By Jeb Bladine • President / Publisher • 

Bladine: Taking a look back for holiday thoughts

Looking ahead, it sometimes helps to look back. While searching for relevant words to pass along this Christmas Eve, I found a few from past columns.

From 1999, a suggestion that people of any means can give a great gift in the form of a single sheet of paper telling someone: “Thank you for all the good things you do for me. I’m sorry for all the wrong things I have said and done. You are a special person of great value. I love you.”

My 2004 idea was a non-starter:

“I think Christmas should be the fourth Sunday of December, thus ranging from Dec. 22-28, inclusive. Then, follow that immediately with a new Monday holiday during which people of all faiths are invited to reflect on the diverse spirituality that connects people of many religions … Now, before all Christians revolt at the thought, remember that Easter falls on the first Sunday after the first full moon on or after the vernal equinox, thus ranging from March 22 to April 25.”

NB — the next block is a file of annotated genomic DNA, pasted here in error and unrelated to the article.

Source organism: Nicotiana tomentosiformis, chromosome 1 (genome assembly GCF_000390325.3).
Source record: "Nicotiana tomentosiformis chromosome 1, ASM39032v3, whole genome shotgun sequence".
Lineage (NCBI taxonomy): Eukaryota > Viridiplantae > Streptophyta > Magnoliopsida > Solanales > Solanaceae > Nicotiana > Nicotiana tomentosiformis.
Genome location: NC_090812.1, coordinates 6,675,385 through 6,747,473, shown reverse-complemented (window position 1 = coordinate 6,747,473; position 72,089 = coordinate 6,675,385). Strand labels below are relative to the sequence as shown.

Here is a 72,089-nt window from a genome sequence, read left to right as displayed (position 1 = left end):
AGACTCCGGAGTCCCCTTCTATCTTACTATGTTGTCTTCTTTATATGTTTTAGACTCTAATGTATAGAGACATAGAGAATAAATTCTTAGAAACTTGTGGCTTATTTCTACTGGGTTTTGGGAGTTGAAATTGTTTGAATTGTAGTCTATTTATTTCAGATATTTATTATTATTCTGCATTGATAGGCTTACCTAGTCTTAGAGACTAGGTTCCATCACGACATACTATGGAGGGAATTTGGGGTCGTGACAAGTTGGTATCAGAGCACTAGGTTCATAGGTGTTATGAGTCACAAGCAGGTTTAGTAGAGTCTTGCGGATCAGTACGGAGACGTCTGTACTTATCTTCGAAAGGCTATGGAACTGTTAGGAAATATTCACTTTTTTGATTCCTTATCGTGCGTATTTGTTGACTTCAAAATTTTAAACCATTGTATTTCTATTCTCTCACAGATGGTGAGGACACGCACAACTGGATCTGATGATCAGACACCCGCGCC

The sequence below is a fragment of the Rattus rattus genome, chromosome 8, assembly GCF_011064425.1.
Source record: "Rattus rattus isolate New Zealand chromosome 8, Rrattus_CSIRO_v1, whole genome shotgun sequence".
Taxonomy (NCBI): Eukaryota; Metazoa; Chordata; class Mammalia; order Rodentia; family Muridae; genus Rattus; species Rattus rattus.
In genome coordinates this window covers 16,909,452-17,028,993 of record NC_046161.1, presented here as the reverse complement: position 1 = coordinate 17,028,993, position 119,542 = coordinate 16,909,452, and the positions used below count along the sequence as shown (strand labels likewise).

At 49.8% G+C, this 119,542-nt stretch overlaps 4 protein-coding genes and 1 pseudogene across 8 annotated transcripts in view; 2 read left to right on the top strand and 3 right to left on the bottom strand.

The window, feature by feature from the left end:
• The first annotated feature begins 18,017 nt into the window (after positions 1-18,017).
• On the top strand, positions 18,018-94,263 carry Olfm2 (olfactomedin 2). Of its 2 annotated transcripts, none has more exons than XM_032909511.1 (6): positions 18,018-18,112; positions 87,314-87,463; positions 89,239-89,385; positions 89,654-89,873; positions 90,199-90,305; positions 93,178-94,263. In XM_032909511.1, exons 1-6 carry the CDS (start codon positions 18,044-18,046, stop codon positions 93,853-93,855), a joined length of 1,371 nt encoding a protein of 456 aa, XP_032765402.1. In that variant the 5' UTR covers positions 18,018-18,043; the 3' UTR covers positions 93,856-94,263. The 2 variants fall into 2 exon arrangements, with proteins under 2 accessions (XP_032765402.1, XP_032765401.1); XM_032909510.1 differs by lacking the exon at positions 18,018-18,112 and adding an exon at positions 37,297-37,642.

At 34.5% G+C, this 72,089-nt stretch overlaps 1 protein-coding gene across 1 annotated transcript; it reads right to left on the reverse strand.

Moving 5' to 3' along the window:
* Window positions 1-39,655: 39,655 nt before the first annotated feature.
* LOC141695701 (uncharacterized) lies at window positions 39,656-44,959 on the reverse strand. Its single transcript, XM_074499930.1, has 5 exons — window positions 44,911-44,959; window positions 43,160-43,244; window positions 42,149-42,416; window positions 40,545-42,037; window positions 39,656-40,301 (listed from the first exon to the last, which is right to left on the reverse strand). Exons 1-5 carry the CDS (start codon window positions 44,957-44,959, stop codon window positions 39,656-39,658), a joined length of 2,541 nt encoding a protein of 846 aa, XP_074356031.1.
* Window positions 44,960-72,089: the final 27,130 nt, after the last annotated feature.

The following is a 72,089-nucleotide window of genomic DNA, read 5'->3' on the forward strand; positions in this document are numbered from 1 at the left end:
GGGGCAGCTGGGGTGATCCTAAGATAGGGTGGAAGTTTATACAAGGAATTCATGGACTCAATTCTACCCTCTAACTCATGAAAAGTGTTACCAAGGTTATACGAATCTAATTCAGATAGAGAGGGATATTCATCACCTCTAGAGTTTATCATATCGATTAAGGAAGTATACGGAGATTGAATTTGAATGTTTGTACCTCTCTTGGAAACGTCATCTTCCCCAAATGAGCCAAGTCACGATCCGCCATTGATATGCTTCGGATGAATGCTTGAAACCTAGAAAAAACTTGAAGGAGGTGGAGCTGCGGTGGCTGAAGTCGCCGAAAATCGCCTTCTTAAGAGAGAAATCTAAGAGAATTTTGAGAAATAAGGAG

In 2011, some commentary about commercialization:

“It’s tempting to dismiss all that commercialism as a stressful distraction from what Christians consider a sacred celebration … as a form of self-indulgence during what should be a time of charity and goodwill toward others. But Americans seem to have assimilated the commercial traditions into their religious/cultural holiday season without stifling the integrity of their personal beliefs.

“It’s finally time to put those credit cards down for a rest, but the positive economic impact of this commercial activity cannot be denied. So, it’s OK to grab a few last-minute items today, but stop along the way to enjoy the people sharing that experience. And then, whatever your religious persuasion, whatever your financial condition, celebrate the season by paying forward some measure of humanity to others.”

From Christmas Eve in 2020:

“As a religious holiday, Christmas is a beacon of hope shining from such words as found online at ‘As we remember the love of God and the gift of Jesus this holiday season, we are able to focus on the hope and joy that we have despite the circumstances that may be surrounding us. As a secular holiday, Christmas in America captures and helps preserve traditions of generosity, friendship, love, family strength and the joys of childhood.”

And for 2021, this simple idea: Reach out to people who matter to you; let them know they are in your thoughts.

Merry Christmas, and a peaceful holiday season.

Jeb Bladine can be reached at or 503-687-1223.


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